With Mother’s Day being right around the corner, it’s inevitable that we’d be thinking about our mothers.
This story is going to be tough to share, but I’m writing it because I think it’s important to remind us all that not everyone has the stereotypical “June Cleaver” for a mom – and that’s okay. My mom is Bonnie, not June, and I like it that way.
My Mum and Dad split in 2006. I won’t share more than that about their relationship, because truthfully that’s their story to tell (if they choose to) – not mine. You really only needed that bit of info for reference as you continue reading.
I haven’t lived with my mum since 2006, and there was good and bad with that. The good was that I knew she was doing what she felt she needed to do to be happy. As a woman, it was empowering to see that independence was certainly possible. She did things her way, and parts of that were inspiring. The bad was that I did really miss her.
If you know my mum, you know that she’ll share her mental health journey with you if you ask her about it. She has her own struggles just as I do. I know it hurt her to not have my brother and I living with her anymore, but again, that arrangement happened because she needed her own space to live life and my brother and I were quite frankly tired of moving. We did a lot of that in the two years before this. We wanted to stay in our school district. So, we stayed with our Dad until we went about our own lives.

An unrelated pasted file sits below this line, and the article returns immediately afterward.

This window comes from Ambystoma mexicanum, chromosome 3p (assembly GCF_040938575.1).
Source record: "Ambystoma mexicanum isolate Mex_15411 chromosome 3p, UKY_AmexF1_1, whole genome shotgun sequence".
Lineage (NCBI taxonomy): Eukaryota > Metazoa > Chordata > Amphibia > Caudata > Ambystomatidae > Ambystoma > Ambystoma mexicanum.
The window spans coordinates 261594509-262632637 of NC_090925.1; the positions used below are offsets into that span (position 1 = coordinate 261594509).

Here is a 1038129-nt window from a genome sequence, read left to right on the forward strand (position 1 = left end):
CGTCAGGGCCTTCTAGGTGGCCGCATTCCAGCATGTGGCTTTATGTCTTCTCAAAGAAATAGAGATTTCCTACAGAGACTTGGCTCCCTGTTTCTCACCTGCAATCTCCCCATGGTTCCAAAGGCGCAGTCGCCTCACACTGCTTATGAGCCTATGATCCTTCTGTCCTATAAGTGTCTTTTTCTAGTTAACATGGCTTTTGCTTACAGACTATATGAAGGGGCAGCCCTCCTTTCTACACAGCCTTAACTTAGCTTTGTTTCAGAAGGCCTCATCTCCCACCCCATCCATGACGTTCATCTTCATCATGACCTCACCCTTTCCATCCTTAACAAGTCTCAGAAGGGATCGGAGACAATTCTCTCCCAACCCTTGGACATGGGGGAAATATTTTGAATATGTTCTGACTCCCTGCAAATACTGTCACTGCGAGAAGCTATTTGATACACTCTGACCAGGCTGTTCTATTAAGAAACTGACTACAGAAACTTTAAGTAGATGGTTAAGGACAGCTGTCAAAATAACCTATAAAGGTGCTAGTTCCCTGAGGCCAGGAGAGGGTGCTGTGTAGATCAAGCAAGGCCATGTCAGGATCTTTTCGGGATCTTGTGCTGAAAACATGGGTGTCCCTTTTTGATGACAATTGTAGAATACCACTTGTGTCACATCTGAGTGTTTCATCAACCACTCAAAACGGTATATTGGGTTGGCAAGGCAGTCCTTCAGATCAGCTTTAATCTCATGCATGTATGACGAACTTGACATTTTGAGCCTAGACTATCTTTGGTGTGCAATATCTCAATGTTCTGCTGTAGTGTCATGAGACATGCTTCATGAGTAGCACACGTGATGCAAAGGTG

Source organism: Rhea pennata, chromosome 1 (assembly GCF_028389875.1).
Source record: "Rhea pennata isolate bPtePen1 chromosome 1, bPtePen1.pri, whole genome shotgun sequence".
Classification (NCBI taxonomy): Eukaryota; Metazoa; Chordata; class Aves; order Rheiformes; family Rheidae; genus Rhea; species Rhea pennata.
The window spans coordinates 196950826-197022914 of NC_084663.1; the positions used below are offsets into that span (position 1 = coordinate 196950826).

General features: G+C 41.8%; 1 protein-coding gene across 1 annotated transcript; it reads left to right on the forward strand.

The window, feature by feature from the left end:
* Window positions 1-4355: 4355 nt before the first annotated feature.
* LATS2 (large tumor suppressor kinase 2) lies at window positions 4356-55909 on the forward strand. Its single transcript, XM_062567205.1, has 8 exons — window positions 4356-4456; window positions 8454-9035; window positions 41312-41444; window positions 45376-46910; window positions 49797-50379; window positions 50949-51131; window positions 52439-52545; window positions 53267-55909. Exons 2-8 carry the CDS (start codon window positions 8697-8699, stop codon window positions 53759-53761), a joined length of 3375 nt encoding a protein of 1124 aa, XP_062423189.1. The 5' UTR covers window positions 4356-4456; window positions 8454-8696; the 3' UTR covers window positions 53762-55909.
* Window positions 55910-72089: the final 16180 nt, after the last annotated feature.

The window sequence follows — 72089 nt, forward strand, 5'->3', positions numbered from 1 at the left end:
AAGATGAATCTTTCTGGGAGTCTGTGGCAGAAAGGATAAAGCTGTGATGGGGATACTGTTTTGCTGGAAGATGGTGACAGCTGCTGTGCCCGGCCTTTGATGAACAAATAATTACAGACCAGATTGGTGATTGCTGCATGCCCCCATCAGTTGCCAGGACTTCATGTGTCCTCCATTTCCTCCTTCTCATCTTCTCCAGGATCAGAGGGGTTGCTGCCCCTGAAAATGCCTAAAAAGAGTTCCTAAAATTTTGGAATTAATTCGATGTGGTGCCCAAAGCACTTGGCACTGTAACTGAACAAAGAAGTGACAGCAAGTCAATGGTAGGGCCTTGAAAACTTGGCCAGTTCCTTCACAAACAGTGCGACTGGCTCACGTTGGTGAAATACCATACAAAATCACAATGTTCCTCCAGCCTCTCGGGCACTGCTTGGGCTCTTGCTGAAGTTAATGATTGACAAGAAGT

Even though we were apart physically, I grew to understand that my relationship with my Mum was going to change in a lot of ways.
Our relationship now is this: I respect her as someone constantly working on their own mental health journey. We do keep in touch, we do visit each other when we can, but having our own space and lives isn’t the worst thing in the world either. To be honest, it probably gives us more to talk about when we do connect.
If you’re someone who can relate to this, I’m glad you read it, because we need to know that we’re not alone. Millions of Americans are children of divorce. Millions of Americans have different types of relationships with their mums.
Whatever you have with your mother is valid, relevant, and okay. Remember that this Mother’s Day.